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Fruitlands Museum Historic District


Fruitlands Museum Fruitlands Museum

Clara Endicott Sears Clara Endicott Sears alongside Pumunangwet sculpture, c. 1940
Photographs courtesy of Fruitlands Museum.

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Clara Endicott Sears (1863-1960), preservationist

The Fruitlands Museum Historic District, assembled by early preservationist Clara Endicott Sears, is a collection of four outdoor museums dedicated to topics in American history. Gathering properties from 1910 to 1947, Sears was among the first to assemble a personal collection of buildings and artifacts and open them to the public. In 1910, when she selected the hills near Harvard as the location for her mansion, the Pergolas, Sears was already an accomplished philosopher, completing The Power Within, a book "for those who had lost their bearings," in 1911. In 1913, she purchased the parcel adjacent to her new home and soon discovered that the unsightly house on the property was part of Bronson Alcotts' (Louisa May's father) Fruitlands, a Transcendental communal village. Sears began research on Fruitlands and other communal villages, restored the building, and opened it to the public in 1914. Sears' interest in the history around her encouraged her to publish works of New England fiction and history, landscape and material culture, and even about the processes of assembling and preserving buildings. Research next led Sears to the nearby Harvard Shaker Village. The Shaker elderesses, realizing their village was slowly dying, asked her to preserve their first office building, which had been built in 1794. Sears moved the Shaker building to her land, restored it, and opened it to the public in 1916. After evidence of Native American activity was discovered in her fields, Sears began collecting Native American artifacts and established the American Indian Museum in 1928, expanding it in 1932. Her final museum was the Picture Gallery, built in 1941 for her collection of "primitive" and intinerant painters. Sears' home, the Pergolas, was demolished in the 1960s after her death. The museums that survive at Fruitlands demonstrate the quality and innovation of Sears' accomplishments and represent the roots of the outdoor museum of today.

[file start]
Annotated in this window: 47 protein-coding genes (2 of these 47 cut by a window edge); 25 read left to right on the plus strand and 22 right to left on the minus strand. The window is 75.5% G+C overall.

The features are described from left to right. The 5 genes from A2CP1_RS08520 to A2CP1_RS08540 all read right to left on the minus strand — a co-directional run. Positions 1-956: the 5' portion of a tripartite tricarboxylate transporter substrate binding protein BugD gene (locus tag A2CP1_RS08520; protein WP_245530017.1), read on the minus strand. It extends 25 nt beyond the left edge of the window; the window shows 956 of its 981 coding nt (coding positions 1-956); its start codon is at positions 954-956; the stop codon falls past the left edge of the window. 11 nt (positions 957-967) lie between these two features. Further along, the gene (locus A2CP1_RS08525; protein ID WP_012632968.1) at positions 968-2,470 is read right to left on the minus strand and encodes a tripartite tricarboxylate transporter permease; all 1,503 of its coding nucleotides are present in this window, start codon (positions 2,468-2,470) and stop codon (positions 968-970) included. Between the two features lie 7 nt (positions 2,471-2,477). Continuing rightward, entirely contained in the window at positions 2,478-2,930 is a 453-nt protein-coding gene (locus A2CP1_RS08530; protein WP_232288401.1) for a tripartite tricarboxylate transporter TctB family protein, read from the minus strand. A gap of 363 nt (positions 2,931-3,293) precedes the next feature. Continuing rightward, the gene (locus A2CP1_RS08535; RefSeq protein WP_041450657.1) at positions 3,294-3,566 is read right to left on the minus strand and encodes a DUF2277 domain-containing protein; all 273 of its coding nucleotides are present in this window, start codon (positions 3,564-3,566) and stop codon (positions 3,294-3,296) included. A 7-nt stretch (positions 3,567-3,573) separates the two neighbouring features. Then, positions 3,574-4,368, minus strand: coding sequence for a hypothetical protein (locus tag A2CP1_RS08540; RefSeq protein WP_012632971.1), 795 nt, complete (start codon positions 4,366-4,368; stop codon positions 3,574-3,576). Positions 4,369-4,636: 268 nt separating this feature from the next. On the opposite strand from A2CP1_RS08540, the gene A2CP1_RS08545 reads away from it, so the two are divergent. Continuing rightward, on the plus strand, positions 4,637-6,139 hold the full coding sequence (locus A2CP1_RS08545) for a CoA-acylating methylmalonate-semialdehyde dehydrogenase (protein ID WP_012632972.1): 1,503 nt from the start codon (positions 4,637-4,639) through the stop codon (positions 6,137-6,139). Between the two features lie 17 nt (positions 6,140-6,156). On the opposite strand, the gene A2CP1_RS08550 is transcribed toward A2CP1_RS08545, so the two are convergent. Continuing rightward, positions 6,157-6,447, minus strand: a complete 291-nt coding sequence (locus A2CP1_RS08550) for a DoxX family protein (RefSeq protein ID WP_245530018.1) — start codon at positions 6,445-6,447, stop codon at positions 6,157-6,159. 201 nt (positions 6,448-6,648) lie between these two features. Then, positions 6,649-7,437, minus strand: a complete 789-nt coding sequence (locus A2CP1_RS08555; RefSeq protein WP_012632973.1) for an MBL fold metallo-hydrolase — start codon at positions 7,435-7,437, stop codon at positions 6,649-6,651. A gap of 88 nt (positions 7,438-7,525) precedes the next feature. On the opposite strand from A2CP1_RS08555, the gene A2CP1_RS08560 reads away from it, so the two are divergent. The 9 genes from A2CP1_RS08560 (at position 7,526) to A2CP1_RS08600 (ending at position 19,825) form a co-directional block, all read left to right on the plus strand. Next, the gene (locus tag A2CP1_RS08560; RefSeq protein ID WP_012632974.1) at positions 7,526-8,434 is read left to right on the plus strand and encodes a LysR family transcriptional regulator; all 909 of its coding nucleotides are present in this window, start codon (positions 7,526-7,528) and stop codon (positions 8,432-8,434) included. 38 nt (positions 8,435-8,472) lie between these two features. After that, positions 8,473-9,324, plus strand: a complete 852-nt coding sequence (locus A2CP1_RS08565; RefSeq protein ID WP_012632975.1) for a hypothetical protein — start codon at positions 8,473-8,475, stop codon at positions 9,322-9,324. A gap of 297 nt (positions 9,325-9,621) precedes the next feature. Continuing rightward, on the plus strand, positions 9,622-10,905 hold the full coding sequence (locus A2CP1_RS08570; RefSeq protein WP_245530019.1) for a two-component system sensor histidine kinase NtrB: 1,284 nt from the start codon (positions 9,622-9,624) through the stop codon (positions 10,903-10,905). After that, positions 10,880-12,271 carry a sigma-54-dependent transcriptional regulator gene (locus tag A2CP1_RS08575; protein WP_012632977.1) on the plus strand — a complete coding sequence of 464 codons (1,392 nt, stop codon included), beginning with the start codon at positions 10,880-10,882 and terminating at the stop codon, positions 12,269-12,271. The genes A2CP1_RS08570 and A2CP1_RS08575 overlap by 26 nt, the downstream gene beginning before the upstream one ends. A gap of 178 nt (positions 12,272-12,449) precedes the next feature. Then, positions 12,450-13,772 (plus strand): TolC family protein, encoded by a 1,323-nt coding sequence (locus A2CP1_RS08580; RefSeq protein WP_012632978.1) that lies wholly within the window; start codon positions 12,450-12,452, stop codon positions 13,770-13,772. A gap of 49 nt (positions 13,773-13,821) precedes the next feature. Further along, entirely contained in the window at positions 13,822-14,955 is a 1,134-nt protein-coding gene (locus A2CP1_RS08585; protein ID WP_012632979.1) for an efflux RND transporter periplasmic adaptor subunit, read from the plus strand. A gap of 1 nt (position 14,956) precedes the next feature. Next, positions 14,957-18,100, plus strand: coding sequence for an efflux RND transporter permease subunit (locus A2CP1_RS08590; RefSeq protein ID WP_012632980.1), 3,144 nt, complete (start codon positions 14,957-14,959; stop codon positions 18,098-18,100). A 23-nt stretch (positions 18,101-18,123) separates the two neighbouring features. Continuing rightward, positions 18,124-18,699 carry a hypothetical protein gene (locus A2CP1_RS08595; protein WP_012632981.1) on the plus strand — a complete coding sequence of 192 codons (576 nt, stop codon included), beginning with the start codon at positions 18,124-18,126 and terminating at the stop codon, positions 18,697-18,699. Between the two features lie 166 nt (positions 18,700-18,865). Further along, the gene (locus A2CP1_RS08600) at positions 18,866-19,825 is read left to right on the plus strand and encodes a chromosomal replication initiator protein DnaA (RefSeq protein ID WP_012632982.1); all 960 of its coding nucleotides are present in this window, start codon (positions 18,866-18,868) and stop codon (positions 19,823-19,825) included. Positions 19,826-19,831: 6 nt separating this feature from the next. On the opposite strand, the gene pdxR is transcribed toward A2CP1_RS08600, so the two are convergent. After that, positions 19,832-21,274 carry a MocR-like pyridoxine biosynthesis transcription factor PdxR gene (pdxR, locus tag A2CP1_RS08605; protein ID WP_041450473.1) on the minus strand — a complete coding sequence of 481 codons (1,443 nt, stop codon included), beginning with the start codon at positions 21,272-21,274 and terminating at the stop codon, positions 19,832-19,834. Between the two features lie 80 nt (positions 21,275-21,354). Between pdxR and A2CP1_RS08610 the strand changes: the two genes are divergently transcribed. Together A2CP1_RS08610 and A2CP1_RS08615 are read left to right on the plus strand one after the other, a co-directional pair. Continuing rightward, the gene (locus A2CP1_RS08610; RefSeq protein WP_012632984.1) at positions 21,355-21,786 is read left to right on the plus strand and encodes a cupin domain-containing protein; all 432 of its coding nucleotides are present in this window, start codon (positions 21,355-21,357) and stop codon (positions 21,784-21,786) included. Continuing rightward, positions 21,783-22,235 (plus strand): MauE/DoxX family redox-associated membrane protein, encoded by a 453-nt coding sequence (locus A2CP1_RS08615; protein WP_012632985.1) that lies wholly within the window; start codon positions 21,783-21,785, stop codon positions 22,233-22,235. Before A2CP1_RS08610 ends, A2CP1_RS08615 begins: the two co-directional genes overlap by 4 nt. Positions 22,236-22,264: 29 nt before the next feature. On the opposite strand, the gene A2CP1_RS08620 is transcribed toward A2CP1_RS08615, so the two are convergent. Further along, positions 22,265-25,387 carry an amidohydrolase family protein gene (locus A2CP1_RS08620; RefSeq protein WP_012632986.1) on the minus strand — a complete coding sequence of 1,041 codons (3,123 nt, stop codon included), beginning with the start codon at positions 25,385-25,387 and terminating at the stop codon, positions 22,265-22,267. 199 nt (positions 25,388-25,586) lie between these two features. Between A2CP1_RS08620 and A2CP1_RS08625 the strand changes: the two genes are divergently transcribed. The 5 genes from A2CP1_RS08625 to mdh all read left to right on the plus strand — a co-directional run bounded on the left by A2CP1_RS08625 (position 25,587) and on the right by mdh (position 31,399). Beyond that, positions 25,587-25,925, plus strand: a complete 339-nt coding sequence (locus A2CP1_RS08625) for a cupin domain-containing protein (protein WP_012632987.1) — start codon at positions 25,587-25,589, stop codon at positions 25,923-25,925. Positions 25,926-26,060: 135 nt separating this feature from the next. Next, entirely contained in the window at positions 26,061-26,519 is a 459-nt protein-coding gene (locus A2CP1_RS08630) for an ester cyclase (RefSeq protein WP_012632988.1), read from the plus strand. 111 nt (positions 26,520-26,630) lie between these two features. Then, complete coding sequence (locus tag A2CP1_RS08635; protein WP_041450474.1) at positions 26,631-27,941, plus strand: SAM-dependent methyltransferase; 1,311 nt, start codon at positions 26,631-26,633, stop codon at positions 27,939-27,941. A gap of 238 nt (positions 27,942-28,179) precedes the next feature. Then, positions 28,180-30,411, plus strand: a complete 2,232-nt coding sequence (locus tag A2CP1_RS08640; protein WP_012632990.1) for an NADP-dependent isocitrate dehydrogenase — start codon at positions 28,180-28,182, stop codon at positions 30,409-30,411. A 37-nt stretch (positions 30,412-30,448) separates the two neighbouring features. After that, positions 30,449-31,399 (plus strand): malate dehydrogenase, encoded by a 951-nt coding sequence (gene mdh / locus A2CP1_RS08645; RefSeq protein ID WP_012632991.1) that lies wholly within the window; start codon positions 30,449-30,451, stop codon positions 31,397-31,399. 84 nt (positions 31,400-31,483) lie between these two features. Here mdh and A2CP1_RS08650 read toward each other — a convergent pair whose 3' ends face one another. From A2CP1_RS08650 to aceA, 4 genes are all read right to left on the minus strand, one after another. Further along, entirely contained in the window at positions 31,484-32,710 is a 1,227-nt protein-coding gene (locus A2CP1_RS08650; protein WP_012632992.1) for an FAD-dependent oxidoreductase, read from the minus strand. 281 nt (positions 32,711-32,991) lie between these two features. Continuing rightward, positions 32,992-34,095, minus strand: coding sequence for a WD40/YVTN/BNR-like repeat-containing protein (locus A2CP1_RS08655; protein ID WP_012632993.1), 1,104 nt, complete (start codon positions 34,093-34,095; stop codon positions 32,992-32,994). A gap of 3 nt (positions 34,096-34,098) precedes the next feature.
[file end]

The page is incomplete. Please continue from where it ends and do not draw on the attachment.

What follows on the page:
The Fruitlands Museum Historic District is located at 102 Prospect Hill Rd., just off Route 2, in Harvard, MA. The museum and grounds are open to the public from mid-May through October on weekdays from 11:00am to 4:00pm, and on weekends and holidays from 11:00am to 5:00pm. There is a fee for admission. Call 978-456-3924 of visit Fruitland Museum's website for further information.

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Last Modified: Monday, 30-Mar-98 15:42:58EST